Plenty of food for thought here, entertainingly prepared. Bring your corporate boss (or their overworked assistant) to see “Post-Democracy,” through Jan. 29 at Storefront’s new home, 2416 E. 55th Place (near the Subway on N. Keystone, across from the Meier), Indianapolis. Tickets and info at storefrontindy.com.

Footlite: New take on ‘New World’

By John Lyle Belden

“Songs For a New World,” the first show by Jason Robert Brown (“Parade,” “The Last Five Years,” “13,” “Bridges of Madison County,” “Mr. Saturday Night”) is hard to describe, existing in an undefined middle ground between musical, song-cycle, and cabaret. Critics haven’t been kind, but many adore it, including local performer Jerry Beasley, who directs the current production of “Songs” at Footlite Musicals.

“It’s a concert,” he said, desiring it to be something more. “I wanted to tell 14 little stories.”

Perhaps bringing it closer to Brown’s original concept of various narratives all linked by a common theme – a person’s profound moment of decision – Beasley enriches the musical without altering its content. The cast is expanded from four to eight main singers plus two soloists, and he adds little touches to bring more context. The classic “Stars and the Moon” becomes a lesson shared among more than one singer, and thus us watching. “Christmas Lullaby” shows how an expecting mother truly feels she is giving hope to others. The youth in “The Steam Train” returns to a later song, giving it a today’s-news edge. There is humor in “The River Won’t Flow” and heartache in “The Flagmaker, 1775” – there is something for everyone throughout.

Wonderful performances by Ryan Bridges, Cameron Callan, Erin Emtiaz, Dylan Kelly, Maggie Meier, Abigail Miller, Keziah Muthama, and Kendrell Stiff, with Kayvon Emtiaz as “King of the World” and the incomparable Kevin Bell in “Surabaya-Santa.” Kelsey McDaniel stands by as swing; the on-stage orchestra is led by Jeremy Kaylor.

Appropriately, this is Footlite’s January “cabaret” production, with the audience seated on the stage in close proximity to the actors. While the chairs are in rows rather than at tables, there are still only so many of them, so act quick for tickets to remaining performances, Thursday through Sunday, Jan. 19-22. Contact Footlite.org or call 317-926-6630.

Healthy dose of love and laughter in Lawrence

By John Lyle Belden

Could love be considered a disorder? Think about it: The irrational behavior, the mood swings, the heart racing, the feeling in the pit of your stomach – nothing about being in love seems healthy!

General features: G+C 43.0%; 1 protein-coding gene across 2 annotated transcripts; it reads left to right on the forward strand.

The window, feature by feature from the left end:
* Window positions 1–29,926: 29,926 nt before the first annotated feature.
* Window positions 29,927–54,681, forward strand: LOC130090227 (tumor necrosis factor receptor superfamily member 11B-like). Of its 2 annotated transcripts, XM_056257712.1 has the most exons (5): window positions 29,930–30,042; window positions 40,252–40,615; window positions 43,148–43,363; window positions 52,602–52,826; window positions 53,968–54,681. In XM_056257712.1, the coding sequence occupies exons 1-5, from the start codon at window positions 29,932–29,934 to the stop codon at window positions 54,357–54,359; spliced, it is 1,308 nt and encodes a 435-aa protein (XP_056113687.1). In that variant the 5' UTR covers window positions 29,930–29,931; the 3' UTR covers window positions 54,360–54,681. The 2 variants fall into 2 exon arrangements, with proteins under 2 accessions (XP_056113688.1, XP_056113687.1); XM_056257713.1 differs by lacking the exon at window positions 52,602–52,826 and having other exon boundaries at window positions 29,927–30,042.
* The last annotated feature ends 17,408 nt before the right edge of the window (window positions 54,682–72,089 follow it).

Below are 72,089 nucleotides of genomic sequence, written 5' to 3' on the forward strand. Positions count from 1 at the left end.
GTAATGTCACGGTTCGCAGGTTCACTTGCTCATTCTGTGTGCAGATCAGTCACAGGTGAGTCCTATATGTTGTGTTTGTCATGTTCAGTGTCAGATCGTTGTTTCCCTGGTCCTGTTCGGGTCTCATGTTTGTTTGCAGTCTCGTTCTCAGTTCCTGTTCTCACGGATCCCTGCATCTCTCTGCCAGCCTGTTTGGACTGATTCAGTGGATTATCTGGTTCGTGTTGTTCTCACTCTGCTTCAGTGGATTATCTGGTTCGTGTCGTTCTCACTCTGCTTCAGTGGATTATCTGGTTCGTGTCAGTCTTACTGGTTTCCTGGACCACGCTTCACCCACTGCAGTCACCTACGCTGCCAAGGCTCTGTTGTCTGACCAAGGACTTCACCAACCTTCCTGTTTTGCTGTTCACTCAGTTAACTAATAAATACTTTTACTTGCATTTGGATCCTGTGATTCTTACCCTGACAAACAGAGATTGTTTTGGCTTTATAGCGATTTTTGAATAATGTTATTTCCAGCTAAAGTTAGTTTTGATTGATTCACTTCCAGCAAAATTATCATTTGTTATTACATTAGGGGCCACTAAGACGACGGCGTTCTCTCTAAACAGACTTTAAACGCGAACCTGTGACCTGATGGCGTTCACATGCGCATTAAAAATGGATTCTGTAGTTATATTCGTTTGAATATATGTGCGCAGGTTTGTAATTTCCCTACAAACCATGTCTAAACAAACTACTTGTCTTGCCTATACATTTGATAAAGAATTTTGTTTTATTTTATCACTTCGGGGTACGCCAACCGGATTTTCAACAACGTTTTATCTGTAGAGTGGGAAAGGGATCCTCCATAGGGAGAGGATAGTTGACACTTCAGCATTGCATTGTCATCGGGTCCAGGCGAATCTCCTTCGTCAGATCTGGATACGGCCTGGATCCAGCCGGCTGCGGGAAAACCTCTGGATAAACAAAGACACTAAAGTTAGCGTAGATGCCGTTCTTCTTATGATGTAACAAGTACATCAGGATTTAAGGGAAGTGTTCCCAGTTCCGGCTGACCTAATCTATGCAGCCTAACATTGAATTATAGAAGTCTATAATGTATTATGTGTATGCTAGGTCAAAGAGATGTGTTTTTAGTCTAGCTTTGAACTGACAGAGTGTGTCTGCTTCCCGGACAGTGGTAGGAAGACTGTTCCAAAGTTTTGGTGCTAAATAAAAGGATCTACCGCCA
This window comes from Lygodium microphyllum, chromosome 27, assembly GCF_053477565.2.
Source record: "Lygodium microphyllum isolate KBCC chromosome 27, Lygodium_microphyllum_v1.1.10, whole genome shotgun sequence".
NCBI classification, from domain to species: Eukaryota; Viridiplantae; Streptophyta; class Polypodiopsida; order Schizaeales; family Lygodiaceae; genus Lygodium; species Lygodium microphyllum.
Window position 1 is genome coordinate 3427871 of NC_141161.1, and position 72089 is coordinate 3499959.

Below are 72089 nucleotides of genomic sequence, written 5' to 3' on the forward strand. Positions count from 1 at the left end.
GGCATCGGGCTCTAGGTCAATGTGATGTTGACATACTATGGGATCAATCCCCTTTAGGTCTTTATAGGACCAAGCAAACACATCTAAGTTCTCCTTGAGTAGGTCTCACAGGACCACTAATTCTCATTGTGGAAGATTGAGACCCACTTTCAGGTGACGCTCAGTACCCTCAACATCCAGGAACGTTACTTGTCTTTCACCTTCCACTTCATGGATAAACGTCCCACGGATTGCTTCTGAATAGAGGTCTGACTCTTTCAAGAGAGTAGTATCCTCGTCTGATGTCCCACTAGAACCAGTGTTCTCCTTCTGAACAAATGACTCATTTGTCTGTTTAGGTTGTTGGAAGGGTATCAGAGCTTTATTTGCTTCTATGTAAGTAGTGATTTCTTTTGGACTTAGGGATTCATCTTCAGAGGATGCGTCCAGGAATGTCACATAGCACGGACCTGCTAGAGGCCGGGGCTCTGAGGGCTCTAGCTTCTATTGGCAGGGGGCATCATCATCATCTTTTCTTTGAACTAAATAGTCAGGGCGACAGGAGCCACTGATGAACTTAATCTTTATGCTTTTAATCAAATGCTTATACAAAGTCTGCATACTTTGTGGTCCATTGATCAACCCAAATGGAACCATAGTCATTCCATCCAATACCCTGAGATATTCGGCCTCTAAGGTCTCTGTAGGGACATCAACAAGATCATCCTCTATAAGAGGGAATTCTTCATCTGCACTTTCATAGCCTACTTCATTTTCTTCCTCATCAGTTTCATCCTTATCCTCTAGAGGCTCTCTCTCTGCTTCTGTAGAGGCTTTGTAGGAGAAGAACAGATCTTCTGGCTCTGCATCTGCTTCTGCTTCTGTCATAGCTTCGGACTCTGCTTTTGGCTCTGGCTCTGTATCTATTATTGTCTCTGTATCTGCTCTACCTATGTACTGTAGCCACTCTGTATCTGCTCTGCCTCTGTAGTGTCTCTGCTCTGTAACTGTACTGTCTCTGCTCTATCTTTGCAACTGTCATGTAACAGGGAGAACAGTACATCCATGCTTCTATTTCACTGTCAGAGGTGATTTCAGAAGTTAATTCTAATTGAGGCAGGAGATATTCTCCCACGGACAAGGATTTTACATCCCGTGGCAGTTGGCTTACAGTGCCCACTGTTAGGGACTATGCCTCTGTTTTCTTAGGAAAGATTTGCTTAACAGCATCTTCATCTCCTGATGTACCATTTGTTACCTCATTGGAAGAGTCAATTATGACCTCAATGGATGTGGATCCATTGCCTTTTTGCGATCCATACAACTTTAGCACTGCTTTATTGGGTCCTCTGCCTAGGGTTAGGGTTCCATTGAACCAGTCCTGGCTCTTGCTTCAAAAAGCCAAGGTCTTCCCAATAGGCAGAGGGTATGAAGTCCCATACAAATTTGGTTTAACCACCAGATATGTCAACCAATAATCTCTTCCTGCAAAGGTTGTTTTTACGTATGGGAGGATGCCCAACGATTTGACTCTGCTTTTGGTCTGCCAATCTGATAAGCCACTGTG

Consider our case study of several infected individuals in and around the SuperCenter shopping experience in the comedy “Love/Sick,” by John Cariani, presented by Theatre Unchained at Theater at the Fort in Lawrence, directed by Kaya Dorsch.

The highly talented cast of Lucy Fields, Aaron Henze, Kyrsten Lyster, Brittany Magee, and Joe Wagner bring these afflicted souls to life as various characters in nine scenes in this charming hour-plus one-act.

The performance bar is set high by the first scene, in which – due to their disorder – Fields and Wagner have to deliver their exact same lines, with the same energy, at the exact same time. Add in a bit of intimate physical comedy, and they succeed to hilarious effect.

Fields then takes on the role of delivering a most awkward message to Lyster. We also have, among other bits, Henze discovering how literal “deadly boredom” can be, and Magee on a search to “find herself” that many of us can relate to.

The result is a mix of laughter and heartache that any physician would agree are a sure sign of a love outbreak, and for us in the audience the feelings are contagious.

Dorsch took a lot of TLC in growing this specimen, and if it leads to a pandemic of uncertain joy – know there’s no cure.

Remaining performances are Thursday through Saturday, Jan. 19-21, at 8920 Otis Ave. Get info at TheatreUnchained.org and tickets at ArtsForLawrence.org.

Time tick, tick, ticking forward

By John Lyle Belden

As I post this, 2022 has recently come to a close. And you might wonder, what were our favorite shows of this last year? Well, I just did a rough count of more than 150 reviews we posted, so – yeah, hard question.

Like an actor who never forgets that line he stumbled on at opening night, I can’t help but think about the reviews we didn’t do. Aside from scheduling and illness having us miss shows outright, there were a couple of performances that we caught at the ends of their run and didn’t get around to the writeup.

And like Jon in “Tick, Tick… Boom!” I feel the march of time.